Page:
From hard drama to bruising action, Ben Foster’s varied resume declares him an actor willing to go many places for a performance. He all but stole Nick Cassavetes’ Alpha Dog, more than held his own against Russell Crowe and Christian Bale in 3:10 To Yuma, and earned some deserved acclaim for his turn as an American soldier in 2009’s critical favorite, The Messenger.
This week, Foster stars alongside Jason Statham in the action thriller The Mechanic, a noisy remake of the 1972 Charles Bronson vehicle. Statham takes the Bronson role of the professional assassin double-crossed into murdering his boss, with Foster the dead man’s son who becomes an apprentice to dad’s killer. The talented actor brings an unusual level of edge and tension for this kind of film; in return, the movie gave him his share of physical souvenirs.
“I got pretty banged up,” he admits, “but that’s part of the fun. You get the opportunity to scare the **** out of yourself.” Doing so involved performing many of his own stunts — including a spectacular 30-story fall down the side of a skyscraper, attached to a cable. Statham, Foster says, spurred him on. “You wanna step up to his level of athleticism and stone-cold courage,” he explains. “That guy’s got some nuts, you know — he does some scary ****.”
Back in the relative safety of a hotel suite, we sat down with Foster to ask him his five favorite films. And here they are.
You couldn’t get away with making that movie today. It’s wild. It’s a wild film, and it’s the great American dream gone wrong. It’s Citizen Kane on its ass. It’s a man who comes from nothing and builds a world and loses an empire and finds love. I mean, it’s a huge movie; and absolutely insane. I watch that several times a year — it’s a go-to on the road.
I would be embarrassed to begin to talk about Dr. Strangelove, because there has been so much written about it. It’s so bleak. And Peter Sellers is perfect. He’s just perfect. Terry Southern and Stanley Kubrick built this doomsday political satire, in the fists of the Cold War, and made the end of the world hysterical. We’re bumbling idiots, all of us. We’re all walking through dark rooms of our life, bumping into furniture, and it’s shocking. I think we all enjoy watching people who are in authority positions act like bumbling idiots; it satisfies part of our ego, I’m sure, on some level. Sellers’ commitment to those characters… the scene that stands out is when he’s trying to get change to make the phone call to stop the bomb, and that security guard won’t let him break government property to get the change. The frustration of that is as painful as it is hysterical.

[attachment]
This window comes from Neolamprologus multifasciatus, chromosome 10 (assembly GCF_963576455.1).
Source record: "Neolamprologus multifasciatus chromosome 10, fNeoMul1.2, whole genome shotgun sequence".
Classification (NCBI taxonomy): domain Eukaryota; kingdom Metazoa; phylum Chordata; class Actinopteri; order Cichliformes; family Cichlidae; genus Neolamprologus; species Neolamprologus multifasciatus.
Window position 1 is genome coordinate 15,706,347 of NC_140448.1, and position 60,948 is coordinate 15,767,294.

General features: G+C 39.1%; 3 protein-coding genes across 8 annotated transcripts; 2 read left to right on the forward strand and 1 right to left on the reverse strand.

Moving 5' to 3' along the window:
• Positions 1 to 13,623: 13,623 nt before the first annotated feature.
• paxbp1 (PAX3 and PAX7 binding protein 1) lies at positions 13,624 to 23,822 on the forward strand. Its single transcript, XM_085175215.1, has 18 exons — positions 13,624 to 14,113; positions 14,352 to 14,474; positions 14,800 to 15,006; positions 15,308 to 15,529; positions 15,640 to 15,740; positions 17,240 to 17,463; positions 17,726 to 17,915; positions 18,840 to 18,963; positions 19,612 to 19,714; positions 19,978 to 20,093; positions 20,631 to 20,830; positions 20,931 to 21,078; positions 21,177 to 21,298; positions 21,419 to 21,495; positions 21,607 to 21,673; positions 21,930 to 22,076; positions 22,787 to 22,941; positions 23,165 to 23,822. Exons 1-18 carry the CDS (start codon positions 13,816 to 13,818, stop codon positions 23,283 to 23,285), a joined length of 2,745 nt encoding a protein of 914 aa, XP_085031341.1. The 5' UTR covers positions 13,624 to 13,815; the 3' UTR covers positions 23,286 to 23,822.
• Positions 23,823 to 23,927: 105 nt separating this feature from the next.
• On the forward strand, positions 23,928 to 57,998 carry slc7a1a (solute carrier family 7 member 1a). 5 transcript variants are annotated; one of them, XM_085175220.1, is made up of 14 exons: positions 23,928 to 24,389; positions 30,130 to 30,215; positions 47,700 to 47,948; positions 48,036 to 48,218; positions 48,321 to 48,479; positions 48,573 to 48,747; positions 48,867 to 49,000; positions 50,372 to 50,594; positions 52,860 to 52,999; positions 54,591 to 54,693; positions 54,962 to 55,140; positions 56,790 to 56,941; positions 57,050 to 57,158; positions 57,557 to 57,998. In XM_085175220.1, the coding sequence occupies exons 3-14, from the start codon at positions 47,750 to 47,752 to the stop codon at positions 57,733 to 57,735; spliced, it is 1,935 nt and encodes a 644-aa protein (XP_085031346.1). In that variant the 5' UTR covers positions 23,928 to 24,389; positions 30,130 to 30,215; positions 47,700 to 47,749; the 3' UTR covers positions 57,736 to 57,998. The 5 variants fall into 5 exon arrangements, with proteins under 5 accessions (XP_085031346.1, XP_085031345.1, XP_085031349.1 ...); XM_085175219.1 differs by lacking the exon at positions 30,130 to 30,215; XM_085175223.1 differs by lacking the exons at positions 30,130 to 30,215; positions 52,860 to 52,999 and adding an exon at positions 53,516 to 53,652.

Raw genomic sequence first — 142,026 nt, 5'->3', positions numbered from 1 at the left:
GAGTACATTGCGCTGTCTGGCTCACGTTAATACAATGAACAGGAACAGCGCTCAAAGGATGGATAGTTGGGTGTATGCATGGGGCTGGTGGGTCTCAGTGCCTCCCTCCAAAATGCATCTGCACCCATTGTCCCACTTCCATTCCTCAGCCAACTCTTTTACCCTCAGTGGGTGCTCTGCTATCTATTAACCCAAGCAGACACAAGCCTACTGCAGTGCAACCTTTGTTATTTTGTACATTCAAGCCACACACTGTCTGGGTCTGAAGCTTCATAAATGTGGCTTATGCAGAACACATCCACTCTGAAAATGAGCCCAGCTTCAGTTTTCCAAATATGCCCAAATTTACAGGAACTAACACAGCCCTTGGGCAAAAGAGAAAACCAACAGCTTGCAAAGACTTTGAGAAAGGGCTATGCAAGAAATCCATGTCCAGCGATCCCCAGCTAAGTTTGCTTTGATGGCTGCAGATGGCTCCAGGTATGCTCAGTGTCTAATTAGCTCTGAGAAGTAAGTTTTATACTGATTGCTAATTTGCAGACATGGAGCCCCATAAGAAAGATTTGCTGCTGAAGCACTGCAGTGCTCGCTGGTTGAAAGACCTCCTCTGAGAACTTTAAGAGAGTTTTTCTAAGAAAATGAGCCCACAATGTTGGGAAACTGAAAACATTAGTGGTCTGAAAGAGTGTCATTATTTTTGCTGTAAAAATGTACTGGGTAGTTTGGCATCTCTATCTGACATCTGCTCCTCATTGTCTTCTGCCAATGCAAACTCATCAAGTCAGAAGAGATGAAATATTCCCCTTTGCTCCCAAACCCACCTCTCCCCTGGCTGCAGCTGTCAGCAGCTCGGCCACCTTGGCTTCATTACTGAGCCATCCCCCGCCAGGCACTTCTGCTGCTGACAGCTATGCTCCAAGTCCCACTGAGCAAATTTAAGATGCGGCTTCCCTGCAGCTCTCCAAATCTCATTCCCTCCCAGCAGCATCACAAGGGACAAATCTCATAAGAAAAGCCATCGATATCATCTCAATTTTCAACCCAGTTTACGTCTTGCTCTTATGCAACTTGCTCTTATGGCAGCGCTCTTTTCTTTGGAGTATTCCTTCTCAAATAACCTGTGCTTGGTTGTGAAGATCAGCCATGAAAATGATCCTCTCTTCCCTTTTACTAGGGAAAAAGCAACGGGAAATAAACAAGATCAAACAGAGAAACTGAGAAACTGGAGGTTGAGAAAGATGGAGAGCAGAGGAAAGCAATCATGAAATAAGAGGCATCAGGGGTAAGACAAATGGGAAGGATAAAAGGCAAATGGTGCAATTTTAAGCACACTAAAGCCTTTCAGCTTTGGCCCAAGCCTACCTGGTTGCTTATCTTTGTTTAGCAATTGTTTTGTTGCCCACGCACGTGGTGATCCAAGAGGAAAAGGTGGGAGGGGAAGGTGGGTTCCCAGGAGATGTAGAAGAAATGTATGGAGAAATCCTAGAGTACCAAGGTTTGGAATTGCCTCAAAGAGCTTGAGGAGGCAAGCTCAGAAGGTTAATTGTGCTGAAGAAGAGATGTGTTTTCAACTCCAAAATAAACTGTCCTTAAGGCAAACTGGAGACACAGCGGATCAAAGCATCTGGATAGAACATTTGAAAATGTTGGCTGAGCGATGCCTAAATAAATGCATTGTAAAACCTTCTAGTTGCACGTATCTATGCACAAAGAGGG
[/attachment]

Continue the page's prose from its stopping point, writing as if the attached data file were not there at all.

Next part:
Male camaraderie, male love, is a difficult subject to show on film. What does it mean to have one of your best friends pass away? When that unit dies, how do you deal with it? I’m not a married man but I’m sure that when I’m married and have kids I’ll see Husbands in a new light. It’s regular guys trying to make sense of this life, having a good time while they’re doing it; running from their own lives and trying to distract themselves with hookers and gambling and drinking, and they all have families to go back to. They just don’t wanna leave the party. It’s male camaraderie at its most loving and brutal: these guys are terrible to each other, but they’d do anything for each other, and that kind of friendship, those values, mean a lot to me. The way they shot the film, the way they lost funding — there’re these wild stories of how to make a movie that you care about. They lost financing. As the story goes, they put the last bit of money — and they’re half way through the film, they’ve been shooting for six months — they put all the money to throw a party. They got dancers and girls and piano players and I think there was like an elephant, and they invited all these studio heads to come to this party sequence that they were filming — and when they studio saw the scene they said, “This movie’s huge, it’s wild, we’ll cover the rest of the film.” They got the rest of the financing. The scene’s not in the movie — it was never planned to be. So that spirit still excites me. The camaraderie feels familiar.
I think I’ve seen it five times in the past two months. I can’t stop watching that picture. The way they edited that — the dramatic scenes have as much musicality as the dance numbers, but it’s completely naturalistic. A man facing his own death; he’s creating his own end. He’s riffing on Lenny Bruce, riffing on his own material, his need to connect, his love of women, and his own mortality and relationship to family. It’s a staggering film. It’s Bob Fosse’s “See ya, and goodnight.”
The Mechanic is in theaters this week.